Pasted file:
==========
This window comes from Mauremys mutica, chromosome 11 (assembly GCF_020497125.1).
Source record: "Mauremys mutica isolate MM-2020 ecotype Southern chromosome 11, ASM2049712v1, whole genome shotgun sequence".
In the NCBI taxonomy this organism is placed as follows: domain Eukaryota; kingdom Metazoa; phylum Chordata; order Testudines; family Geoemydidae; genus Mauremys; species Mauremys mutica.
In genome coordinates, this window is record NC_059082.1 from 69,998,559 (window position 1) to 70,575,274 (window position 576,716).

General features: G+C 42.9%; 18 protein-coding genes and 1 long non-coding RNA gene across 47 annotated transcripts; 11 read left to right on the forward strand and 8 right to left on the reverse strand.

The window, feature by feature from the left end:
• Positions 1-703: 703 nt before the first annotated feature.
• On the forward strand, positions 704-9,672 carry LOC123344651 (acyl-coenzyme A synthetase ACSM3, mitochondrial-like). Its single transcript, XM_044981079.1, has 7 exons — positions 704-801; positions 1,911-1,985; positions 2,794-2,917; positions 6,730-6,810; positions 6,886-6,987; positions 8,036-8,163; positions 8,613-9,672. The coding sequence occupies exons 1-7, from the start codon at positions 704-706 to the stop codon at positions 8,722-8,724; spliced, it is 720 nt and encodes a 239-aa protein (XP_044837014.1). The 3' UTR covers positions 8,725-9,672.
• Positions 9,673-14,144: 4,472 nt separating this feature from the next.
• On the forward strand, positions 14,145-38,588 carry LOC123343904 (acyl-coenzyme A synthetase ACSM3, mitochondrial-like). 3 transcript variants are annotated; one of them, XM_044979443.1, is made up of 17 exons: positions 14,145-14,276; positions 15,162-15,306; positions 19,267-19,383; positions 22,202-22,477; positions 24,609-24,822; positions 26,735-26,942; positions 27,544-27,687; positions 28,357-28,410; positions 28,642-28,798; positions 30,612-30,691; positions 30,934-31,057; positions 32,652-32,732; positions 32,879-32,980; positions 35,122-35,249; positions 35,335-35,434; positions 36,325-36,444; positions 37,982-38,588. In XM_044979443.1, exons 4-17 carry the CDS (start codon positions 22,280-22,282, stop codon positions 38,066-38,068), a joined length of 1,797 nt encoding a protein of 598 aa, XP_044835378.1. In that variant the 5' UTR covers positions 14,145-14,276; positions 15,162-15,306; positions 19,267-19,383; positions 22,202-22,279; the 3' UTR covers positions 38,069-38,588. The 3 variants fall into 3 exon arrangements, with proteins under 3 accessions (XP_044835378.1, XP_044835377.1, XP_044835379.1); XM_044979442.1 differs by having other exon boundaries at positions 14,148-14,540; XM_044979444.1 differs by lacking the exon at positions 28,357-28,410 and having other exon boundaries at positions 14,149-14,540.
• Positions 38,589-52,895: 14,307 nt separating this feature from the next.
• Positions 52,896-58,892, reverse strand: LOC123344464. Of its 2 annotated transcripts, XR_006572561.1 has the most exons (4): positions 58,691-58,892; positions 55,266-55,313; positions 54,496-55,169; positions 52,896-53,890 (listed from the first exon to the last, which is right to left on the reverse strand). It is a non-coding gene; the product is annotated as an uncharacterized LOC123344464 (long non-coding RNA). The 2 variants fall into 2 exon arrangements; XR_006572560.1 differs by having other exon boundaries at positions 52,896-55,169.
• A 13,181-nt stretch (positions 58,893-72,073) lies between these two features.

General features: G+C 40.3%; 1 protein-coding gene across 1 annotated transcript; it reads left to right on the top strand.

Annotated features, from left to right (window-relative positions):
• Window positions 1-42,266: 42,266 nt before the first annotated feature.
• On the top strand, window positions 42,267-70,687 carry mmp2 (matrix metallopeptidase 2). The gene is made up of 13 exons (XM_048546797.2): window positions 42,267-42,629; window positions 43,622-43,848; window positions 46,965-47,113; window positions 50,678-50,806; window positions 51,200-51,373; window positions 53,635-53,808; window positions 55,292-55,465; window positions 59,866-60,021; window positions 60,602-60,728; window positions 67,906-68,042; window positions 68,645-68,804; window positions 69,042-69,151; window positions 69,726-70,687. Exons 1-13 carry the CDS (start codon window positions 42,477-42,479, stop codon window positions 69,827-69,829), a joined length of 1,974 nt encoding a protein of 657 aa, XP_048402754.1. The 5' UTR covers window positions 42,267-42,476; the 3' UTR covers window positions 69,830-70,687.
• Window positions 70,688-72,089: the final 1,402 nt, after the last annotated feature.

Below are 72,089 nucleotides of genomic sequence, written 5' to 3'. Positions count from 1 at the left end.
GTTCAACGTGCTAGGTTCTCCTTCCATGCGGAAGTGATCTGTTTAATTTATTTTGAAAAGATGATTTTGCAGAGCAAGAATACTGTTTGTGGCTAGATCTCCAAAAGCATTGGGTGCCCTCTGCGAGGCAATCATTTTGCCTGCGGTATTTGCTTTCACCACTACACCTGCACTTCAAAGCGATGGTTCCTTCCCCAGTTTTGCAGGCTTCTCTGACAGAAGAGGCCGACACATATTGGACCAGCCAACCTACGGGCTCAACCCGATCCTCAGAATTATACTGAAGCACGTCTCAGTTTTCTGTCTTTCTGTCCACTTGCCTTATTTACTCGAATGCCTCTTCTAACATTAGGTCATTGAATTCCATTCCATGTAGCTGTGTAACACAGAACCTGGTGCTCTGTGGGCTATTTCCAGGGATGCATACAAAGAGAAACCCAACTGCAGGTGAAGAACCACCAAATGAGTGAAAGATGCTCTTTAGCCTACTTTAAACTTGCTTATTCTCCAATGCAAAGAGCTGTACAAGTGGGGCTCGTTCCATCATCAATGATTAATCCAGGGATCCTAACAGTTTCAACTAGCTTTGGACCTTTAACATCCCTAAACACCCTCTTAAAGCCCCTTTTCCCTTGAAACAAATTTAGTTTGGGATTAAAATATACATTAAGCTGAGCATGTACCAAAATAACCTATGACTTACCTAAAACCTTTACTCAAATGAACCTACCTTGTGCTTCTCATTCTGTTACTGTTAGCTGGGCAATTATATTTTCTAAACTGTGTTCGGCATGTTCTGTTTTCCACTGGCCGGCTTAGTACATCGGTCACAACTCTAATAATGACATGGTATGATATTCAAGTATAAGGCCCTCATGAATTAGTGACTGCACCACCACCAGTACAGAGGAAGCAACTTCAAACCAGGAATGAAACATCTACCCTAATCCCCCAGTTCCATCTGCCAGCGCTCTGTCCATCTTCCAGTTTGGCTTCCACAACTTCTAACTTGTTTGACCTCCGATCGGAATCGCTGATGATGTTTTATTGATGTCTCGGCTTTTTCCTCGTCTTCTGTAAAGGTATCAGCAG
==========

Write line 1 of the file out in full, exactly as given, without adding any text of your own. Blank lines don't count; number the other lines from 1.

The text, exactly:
This window comes from Mauremys mutica, chromosome 11 (assembly GCF_020497125.1).